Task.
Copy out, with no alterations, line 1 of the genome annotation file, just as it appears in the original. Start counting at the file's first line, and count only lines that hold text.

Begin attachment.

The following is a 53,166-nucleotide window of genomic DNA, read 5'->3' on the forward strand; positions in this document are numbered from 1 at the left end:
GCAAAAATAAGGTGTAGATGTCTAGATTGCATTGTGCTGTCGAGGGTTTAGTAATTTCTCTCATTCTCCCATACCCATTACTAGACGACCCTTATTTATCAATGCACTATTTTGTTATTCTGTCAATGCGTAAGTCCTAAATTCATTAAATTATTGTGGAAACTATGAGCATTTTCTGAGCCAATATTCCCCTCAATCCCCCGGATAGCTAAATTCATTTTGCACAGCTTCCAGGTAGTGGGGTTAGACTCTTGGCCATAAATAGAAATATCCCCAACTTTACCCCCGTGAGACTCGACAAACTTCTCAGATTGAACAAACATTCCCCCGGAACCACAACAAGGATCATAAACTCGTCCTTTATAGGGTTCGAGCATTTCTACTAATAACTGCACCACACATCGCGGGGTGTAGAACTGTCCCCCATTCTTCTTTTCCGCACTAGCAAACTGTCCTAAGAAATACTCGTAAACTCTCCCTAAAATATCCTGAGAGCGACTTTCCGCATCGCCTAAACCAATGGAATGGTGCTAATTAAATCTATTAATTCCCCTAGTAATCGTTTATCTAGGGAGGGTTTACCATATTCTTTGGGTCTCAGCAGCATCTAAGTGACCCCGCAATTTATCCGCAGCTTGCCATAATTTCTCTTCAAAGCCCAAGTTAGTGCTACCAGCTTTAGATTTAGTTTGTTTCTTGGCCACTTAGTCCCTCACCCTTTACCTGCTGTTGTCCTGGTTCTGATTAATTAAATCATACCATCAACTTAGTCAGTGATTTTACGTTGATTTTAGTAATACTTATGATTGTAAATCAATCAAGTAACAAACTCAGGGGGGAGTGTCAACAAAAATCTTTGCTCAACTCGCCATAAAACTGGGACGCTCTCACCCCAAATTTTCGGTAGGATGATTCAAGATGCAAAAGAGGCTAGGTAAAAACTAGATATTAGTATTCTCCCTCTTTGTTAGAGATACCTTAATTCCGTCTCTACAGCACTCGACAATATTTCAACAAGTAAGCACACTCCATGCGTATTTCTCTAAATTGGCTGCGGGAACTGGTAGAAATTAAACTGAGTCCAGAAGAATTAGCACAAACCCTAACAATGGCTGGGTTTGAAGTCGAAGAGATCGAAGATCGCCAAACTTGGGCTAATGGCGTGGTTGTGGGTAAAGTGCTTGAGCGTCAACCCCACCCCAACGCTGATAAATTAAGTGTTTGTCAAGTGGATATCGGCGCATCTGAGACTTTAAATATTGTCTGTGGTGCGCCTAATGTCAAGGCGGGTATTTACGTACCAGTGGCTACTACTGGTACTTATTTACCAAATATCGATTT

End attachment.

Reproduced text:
The following is a 53,166-nucleotide window of genomic DNA, read 5'->3' on the forward strand; positions in this document are numbered from 1 at the left end: